This was my first time as a delegate so I was determined I would do the job to the best of my ability. Firstly, I resolved to be in the conference hall early everyday to get myself organised, which I did and I stayed until the close of business everyday. This was because I felt I could not come to a decision about any voting without having heard all of the debates.  It was very easy to come to a view ahead of conference but then when the speakers put the various augments forward – I found I was often changing my mind back and forth and could only come to a definite view once I had heard them all.

On the first day we were presented with a large document, an 81-page Conference Arrangements Committee (CAC) report, detailing the various rule changes the National Executive Committee (NEC) wanted us to agree.  None of us was happy with this as we had not had the time to read any of it so several speakers put forward the view that the debate and voting should be deferred until we had all had time to go through it properly.

There was overwhelming support for this amongst the Constituency Labour Party (CLP) delegates, but we were disappointed when it was announced that the rule change vote would go ahead because of the union delegates voting not to defer consideration. I confess I’m not sure how this works but since there was no way it could be changed I did my best to go through the rule changes one by one in the short time available. [NB: All votes at conference are taken on the basis of the electoral college made up of 50% of the CLP votes and 50% of the Union votes.]

I began by placing a tick beside everything I agreed with and found to my happy surprise that I only disagreed on a couple of minor points to do with a length of membership concession being proposed for BAME members (can you enlarge a little on this pleas). It was not possible to cherry pick the various options on the individual card votes and on balance I felt the other rule changes were fair so I voted in favour.

I was extremely pleased that our motion on academisation went through for compositing. There were five other CLPs putting forward similar motions. These were:

  • Truro and Falmouth CLP
  • Bognor Regis and Little Hampton CLP
  • Nottingham East CLP
  • Socialist Education Association, in addition to us.

This meant I finished up having a very long day.  Our compositing meeting was scheduled for 7 pm but didn’t start until 7.45 because we had to wait for Angela Raynor to fly in from somewhere. No tea or biscuits were provided, nor water!

The Truro and Falmouth delegate immediately put himself forward, suggesting that their motion said everything there was to say, but he was gently but firmly put in his place by Bognor Regis. Nottingham chipped in and then it became a free for all with us going around and around in circles for 2 hours until we, (with the help of the excellent Labour Party Staff), came up with a form of words acceptable to all. A mover and seconder were chosen – then at last we could escape.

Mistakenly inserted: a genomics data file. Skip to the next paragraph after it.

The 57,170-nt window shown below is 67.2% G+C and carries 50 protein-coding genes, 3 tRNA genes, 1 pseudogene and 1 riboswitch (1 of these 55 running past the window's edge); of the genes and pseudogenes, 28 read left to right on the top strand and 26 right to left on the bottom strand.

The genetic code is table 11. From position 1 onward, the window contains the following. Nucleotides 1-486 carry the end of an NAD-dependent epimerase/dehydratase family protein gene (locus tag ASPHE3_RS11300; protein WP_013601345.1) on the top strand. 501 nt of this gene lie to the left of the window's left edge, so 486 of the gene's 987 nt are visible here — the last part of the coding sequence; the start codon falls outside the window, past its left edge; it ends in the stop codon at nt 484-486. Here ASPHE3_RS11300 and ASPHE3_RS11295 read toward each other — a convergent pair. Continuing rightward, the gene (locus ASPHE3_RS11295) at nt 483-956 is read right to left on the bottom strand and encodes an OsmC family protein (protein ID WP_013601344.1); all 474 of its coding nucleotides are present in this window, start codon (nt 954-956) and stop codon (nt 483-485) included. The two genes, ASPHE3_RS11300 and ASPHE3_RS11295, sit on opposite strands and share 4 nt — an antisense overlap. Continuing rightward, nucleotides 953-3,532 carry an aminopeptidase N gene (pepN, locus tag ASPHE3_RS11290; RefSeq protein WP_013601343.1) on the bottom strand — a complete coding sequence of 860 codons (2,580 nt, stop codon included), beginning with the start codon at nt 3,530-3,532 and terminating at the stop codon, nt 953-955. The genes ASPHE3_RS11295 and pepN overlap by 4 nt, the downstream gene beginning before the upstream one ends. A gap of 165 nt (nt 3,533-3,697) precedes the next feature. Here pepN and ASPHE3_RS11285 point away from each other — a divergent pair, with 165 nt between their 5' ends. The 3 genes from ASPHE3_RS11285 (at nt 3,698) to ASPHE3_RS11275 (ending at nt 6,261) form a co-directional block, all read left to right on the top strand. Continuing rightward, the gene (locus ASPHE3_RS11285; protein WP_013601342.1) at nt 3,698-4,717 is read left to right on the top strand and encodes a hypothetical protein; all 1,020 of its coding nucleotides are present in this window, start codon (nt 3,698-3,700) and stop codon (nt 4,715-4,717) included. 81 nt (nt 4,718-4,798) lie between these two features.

I decided at this point that I might try to speak in support of the motion and I am extremely grateful to the Anti Academies Alliance who had a stall at conference and gave me the leaflet I based my speech on. I was one of the last people to speak, but I have a loud penetrating voice so I think I woke up anyone trying to have a snooze.

I got some good feedback from other people the next day, but all I could think of was the slip of the tongue I made, and how I could have done it better.  Now you can all see it on U-tube you can all make your own minds up.  I’m really pleased I did it though; it was too good an opportunity to miss. I hope to get some further publicity from it in due course.

To watch Marianne’s speech start at 1:52:13

I voted in favour of all the motions, except the one of Brexit, which took an unbelievable five hours to rehash everything that’s been said on the subject a thousand times before in their compositing meeting —the composite was crafted from 130+ motions submitted on the subject. The reason I could not support the motion as put to the delegates was because they had put in a paragraph calling for a peoples vote.

My understanding of the discussion we had regarding Brexit at our last AGM was that we wanted our MPs to decide what to do, once we knew what the deal was. I felt that trying to push for what amounts to a second referendum could cause new unforeseen problems and make many voters lose faith in democracy. The motion was carried so we shall have to see how it pans out.  I knew that was likely to be the case anyway.

We had some inspirational speakers, too many to mention, on all sorts of subjects making me really proud to belong to this party of caring people working towards a fairer world.

Jeremy was on top form for the leader’s speech, and the conference ended with the Liverpool Choir leading the singing of the Red Flag and Jerusalem. There was a real buzz as we walked out of the hall, and now I can’t wait for Brighton.

Marianne Gibbs
2018 Delegate

Catching the Chair
Catching the Chair's eye
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